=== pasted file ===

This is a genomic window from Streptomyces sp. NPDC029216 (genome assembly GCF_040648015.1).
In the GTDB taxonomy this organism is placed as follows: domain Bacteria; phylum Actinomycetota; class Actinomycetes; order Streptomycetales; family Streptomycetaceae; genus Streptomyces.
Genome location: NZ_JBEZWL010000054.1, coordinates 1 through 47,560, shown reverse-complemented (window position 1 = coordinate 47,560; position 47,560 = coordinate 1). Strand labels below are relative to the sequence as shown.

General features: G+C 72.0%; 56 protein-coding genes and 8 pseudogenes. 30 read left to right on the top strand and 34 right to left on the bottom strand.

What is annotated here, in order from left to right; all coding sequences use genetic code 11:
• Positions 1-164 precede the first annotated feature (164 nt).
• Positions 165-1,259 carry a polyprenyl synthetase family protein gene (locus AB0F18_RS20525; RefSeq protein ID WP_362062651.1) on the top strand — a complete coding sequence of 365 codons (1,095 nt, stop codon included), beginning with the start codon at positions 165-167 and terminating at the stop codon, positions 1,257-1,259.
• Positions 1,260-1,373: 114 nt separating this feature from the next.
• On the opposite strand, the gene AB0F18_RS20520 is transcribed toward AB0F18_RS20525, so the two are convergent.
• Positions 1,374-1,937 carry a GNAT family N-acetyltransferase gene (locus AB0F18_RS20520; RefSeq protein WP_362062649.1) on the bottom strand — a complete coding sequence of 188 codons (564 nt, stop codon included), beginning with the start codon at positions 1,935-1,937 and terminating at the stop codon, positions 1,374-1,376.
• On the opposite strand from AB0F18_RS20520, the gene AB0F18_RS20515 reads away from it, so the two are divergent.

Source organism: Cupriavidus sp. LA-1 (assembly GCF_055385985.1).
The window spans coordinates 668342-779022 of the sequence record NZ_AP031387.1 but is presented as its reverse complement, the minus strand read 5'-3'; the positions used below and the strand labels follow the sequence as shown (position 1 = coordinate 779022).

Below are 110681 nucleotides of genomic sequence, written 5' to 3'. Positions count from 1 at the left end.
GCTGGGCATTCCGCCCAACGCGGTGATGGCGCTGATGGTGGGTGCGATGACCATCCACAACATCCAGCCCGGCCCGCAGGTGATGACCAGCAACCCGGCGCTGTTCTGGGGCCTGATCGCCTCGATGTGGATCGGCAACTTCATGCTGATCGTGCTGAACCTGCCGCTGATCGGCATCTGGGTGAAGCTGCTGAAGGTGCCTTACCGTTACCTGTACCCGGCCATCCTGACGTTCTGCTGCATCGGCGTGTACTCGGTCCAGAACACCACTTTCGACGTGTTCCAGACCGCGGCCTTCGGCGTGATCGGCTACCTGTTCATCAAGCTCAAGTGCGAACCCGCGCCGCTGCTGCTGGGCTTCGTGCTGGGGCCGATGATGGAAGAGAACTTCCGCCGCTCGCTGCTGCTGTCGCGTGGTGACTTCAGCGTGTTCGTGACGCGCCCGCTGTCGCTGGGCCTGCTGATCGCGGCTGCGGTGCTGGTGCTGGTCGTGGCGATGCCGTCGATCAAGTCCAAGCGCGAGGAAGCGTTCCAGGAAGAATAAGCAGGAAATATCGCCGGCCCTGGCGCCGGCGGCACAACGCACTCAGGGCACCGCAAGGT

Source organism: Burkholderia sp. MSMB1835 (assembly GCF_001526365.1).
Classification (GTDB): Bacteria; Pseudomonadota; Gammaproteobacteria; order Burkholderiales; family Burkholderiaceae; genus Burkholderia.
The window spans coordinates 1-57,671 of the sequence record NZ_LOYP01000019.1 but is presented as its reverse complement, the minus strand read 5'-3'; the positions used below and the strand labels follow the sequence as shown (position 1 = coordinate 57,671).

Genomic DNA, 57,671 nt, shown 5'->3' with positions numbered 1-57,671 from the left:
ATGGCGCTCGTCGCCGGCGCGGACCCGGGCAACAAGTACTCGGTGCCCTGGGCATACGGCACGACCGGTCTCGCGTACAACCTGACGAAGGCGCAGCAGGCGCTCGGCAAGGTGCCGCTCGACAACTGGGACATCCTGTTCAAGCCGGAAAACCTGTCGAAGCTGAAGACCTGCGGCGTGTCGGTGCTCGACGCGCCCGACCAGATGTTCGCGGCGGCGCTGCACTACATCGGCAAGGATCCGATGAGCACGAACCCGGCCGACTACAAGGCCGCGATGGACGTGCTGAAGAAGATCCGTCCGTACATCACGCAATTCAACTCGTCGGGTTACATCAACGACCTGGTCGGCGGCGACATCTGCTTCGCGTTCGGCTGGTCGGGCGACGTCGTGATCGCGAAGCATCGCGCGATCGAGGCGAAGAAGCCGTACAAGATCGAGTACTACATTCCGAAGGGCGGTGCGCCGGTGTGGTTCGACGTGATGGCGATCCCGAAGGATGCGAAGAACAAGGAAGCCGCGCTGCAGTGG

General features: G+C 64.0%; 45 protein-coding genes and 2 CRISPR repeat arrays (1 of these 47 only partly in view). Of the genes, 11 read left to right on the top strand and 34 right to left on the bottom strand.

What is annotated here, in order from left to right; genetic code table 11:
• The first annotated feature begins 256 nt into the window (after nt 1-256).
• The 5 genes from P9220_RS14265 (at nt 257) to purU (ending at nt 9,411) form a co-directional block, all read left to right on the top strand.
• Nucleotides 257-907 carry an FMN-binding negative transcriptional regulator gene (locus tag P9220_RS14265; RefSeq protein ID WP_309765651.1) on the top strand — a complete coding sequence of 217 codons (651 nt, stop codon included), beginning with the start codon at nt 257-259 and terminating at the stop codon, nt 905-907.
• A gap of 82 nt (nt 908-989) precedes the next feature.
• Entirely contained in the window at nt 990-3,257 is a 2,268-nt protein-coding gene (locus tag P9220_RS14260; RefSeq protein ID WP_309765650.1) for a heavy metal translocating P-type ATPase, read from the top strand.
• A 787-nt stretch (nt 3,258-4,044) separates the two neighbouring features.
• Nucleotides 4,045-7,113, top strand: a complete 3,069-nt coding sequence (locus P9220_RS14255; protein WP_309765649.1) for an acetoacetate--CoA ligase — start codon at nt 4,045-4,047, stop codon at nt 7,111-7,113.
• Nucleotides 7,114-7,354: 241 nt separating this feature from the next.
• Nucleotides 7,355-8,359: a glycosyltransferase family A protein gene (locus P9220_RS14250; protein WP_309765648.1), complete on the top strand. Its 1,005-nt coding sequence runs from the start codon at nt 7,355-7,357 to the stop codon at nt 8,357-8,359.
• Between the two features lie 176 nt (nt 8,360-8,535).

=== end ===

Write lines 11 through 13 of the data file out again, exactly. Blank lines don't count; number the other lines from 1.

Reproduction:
• On the opposite strand from AB0F18_RS20520, the gene AB0F18_RS20515 reads away from it, so the two are divergent.

Source organism: Cupriavidus sp. LA-1 (assembly GCF_055385985.1).
The window spans coordinates 668342-779022 of the sequence record NZ_AP031387.1 but is presented as its reverse complement, the minus strand read 5'-3'; the positions used below and the strand labels follow the sequence as shown (position 1 = coordinate 779022).